Chemists Honored During Black History Month
The American Chemical Society salutes Black History Month with a look at three African American chemists whose accomplishments include new uses for common foodstuffs, a drug to fight blindness and a sugar refining process. Each of these achievements have been designated National Historic Chemical Landmarks. The ACS, the world’s largest scientific society, established the landmarks program in 1992 to commemorate seminal events in the history of chemistry and to heighten public awareness of the role chemistry has played in the history of the United States and around the world.
GEORGE WASHINGTON CARVER
Agricultural chemist George Washington Carver (ca. 1864-1943) discovered hundreds of industrial uses for peanuts, sweet potatoes, and soybeans and developed new methods of soil improvement. Born a slave in Diamond Grove, Missouri, during the Civil War, Carver struggled to gain an education, finally graduating from what would become Iowa State University. In 1896, he joined the faculty of Tuskegee Institute in Alabama, where he began his famed experiments with peanuts. Carver developed more than 300 uses for the peanut, from cooking oil to printer’s ink. He also realized that legumes, such as peanuts, return nitrates to the soil. His discoveries encouraged southern farmers to rotate legumes with cotton, which robs soil of nutrients.
The agricultural chemistry of George Washington Carver was designated a National Historic Chemical Landmark on January 27, 2005, at Tuskegee, where Carver taught for many years.
Millions of people owe their sight to Percy Julian (1899-1975), an African American who developed the anti-glaucoma drug physostigmine. Glaucoma, a disorder in which pressure in the eyeball increases, is a leading cause of blindness. Dr. Julian, who conducted his research at DePauw University in Greencastle, Indiana, was born in Montgomery, Alabama, the grandson of slaves. Because educational opportunities for African Americans were limited in the segregated South, Percy Julian received his undergraduate education from DePauw. As he left for Indiana, his grandfather waved goodbye with a three-fingered hand. The other two fingers had been chopped off as punishment for learning to read as a slave.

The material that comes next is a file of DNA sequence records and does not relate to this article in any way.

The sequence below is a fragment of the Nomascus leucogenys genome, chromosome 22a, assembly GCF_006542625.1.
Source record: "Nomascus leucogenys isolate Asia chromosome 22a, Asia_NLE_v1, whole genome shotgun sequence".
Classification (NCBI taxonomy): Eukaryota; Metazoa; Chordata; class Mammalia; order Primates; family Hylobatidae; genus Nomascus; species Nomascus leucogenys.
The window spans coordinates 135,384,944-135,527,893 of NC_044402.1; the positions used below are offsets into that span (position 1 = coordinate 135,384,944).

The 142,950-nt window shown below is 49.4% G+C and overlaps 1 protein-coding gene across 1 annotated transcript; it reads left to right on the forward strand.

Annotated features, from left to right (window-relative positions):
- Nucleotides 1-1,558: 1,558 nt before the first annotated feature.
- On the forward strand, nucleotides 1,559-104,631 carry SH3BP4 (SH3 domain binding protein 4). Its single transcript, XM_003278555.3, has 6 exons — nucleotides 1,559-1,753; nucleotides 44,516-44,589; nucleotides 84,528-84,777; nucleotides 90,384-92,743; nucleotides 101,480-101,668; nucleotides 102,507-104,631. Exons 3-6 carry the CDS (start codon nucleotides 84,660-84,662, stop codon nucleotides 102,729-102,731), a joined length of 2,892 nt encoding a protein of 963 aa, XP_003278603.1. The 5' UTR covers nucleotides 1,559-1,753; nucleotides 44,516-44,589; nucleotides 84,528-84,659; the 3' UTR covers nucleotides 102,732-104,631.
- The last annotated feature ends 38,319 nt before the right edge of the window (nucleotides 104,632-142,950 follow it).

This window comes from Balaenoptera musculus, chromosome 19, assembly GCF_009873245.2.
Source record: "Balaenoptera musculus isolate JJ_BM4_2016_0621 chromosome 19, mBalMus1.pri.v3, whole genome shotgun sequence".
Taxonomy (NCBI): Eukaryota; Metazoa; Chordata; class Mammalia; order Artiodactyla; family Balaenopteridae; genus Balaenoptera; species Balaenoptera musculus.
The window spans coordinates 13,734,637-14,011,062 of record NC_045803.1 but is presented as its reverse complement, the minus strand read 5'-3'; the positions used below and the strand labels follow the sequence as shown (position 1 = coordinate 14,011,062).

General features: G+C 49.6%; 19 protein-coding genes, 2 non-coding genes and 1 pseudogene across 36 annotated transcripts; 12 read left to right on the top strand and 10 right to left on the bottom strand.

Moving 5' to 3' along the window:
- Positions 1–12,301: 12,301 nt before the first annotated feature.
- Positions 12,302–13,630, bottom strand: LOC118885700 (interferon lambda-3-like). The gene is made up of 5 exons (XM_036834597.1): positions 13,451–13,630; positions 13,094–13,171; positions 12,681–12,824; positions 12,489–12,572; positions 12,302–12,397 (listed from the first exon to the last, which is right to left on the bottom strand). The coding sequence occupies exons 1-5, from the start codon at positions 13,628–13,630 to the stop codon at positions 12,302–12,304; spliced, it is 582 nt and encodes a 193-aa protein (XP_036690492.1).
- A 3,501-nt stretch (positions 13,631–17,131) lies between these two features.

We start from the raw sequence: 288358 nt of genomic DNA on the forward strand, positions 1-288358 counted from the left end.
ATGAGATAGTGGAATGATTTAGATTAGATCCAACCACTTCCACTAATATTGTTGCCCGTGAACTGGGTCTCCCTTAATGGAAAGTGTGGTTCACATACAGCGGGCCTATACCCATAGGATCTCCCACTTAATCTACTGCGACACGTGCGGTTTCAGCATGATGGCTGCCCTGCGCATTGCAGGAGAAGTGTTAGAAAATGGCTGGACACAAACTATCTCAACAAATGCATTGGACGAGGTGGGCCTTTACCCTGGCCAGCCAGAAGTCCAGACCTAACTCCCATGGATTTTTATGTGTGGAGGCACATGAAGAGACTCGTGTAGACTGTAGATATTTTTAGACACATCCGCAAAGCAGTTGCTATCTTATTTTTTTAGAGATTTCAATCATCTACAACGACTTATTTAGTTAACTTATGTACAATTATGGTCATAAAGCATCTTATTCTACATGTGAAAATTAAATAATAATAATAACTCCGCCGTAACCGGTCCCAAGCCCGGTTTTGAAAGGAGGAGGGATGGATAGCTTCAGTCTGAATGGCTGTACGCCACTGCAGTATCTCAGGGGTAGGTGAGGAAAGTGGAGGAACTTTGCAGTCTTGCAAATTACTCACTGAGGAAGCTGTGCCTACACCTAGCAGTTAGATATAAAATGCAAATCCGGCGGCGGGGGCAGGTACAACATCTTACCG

A plaque designating Percy Julian’s synthesis of physostigmine as a National Historic Chemical Landmark was presented to DePauw University on April 23, 1999.
Norbert Rillieux, (1806-1894), a free African American from New Orleans, invented a process that revolutionized sugar refining, an innovation perhaps as significant for sugar processing as Eli Whitney’s gin was for cotton manufacturing. Rillieux’s multiple effect evaporator, a device that harnessed the energy of steam rising from boiling sugarcane juice, greatly reduced the cost of sugar refining before the Civil War. Rillieux held several patents for his evaporators, but his application for one patent was initially denied because authorities believed he was a slave and thus not a U.S. citizen.
The invention of the multiple effect evaporator by Norbert Rillieux was designated a National Historic Chemical Landmark on April 18, 2002. The plaque marking the event is on the campus of Dillard University, an Historically Black College and University in New Orleans.
The American Chemical Society — the world’s largest scientific society — is a nonprofit organization chartered by the U.S. Congress and a global leader in providing access to chemistry-related research through its multiple databases, peer-reviewed journals and scientific conferences. Its main offices are in Washington, D.C., and Columbus, Ohio.
— Judah Ginsberg
*The content in this press release is from copyrighted publications, and stories must credit the American Chemical Society.
News media may obtain full text descriptions of each National Historic Chemical Landmark by contacting Michael Bernstein.
SUMMARY: During Black History Month, the American Chemical Society’s National Historical Chemical Landmarks Program recognizes how African-American scientists have improved peoples’ lives throughout history.